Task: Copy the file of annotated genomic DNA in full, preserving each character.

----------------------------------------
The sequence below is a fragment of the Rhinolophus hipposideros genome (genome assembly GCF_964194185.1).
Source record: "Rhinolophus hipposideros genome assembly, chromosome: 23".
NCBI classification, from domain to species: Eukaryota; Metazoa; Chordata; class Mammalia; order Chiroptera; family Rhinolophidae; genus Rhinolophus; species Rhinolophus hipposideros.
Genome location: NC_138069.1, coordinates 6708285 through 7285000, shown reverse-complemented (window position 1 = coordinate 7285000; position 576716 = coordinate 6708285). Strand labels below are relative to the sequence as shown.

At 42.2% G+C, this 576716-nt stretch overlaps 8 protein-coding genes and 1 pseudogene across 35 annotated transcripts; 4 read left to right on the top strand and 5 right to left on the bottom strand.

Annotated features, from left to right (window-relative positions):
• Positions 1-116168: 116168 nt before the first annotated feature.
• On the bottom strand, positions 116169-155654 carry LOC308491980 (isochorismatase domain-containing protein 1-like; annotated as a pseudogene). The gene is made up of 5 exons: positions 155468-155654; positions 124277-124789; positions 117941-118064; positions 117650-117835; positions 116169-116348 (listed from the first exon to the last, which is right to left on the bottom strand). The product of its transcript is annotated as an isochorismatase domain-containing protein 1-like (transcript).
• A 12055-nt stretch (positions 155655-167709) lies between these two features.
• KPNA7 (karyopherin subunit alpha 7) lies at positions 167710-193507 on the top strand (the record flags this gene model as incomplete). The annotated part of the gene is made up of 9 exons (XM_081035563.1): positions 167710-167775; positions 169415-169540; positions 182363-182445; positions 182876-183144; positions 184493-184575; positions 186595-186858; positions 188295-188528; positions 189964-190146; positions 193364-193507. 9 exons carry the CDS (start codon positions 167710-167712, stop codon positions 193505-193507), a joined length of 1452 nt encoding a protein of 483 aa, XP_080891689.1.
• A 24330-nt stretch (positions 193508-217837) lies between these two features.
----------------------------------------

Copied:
The sequence below is a fragment of the Rhinolophus hipposideros genome (genome assembly GCF_964194185.1).
Source record: "Rhinolophus hipposideros genome assembly, chromosome: 23".
NCBI classification, from domain to species: Eukaryota; Metazoa; Chordata; class Mammalia; order Chiroptera; family Rhinolophidae; genus Rhinolophus; species Rhinolophus hipposideros.
Genome location: NC_138069.1, coordinates 6708285 through 7285000, shown reverse-complemented (window position 1 = coordinate 7285000; position 576716 = coordinate 6708285). Strand labels below are relative to the sequence as shown.

At 42.2% G+C, this 576716-nt stretch overlaps 8 protein-coding genes and 1 pseudogene across 35 annotated transcripts; 4 read left to right on the top strand and 5 right to left on the bottom strand.

Annotated features, from left to right (window-relative positions):
• Positions 1-116168: 116168 nt before the first annotated feature.
• On the bottom strand, positions 116169-155654 carry LOC308491980 (isochorismatase domain-containing protein 1-like; annotated as a pseudogene). The gene is made up of 5 exons: positions 155468-155654; positions 124277-124789; positions 117941-118064; positions 117650-117835; positions 116169-116348 (listed from the first exon to the last, which is right to left on the bottom strand). The product of its transcript is annotated as an isochorismatase domain-containing protein 1-like (transcript).
• A 12055-nt stretch (positions 155655-167709) lies between these two features.
• KPNA7 (karyopherin subunit alpha 7) lies at positions 167710-193507 on the top strand (the record flags this gene model as incomplete). The annotated part of the gene is made up of 9 exons (XM_081035563.1): positions 167710-167775; positions 169415-169540; positions 182363-182445; positions 182876-183144; positions 184493-184575; positions 186595-186858; positions 188295-188528; positions 189964-190146; positions 193364-193507. 9 exons carry the CDS (start codon positions 167710-167712, stop codon positions 193505-193507), a joined length of 1452 nt encoding a protein of 483 aa, XP_080891689.1.
• A 24330-nt stretch (positions 193508-217837) lies between these two features.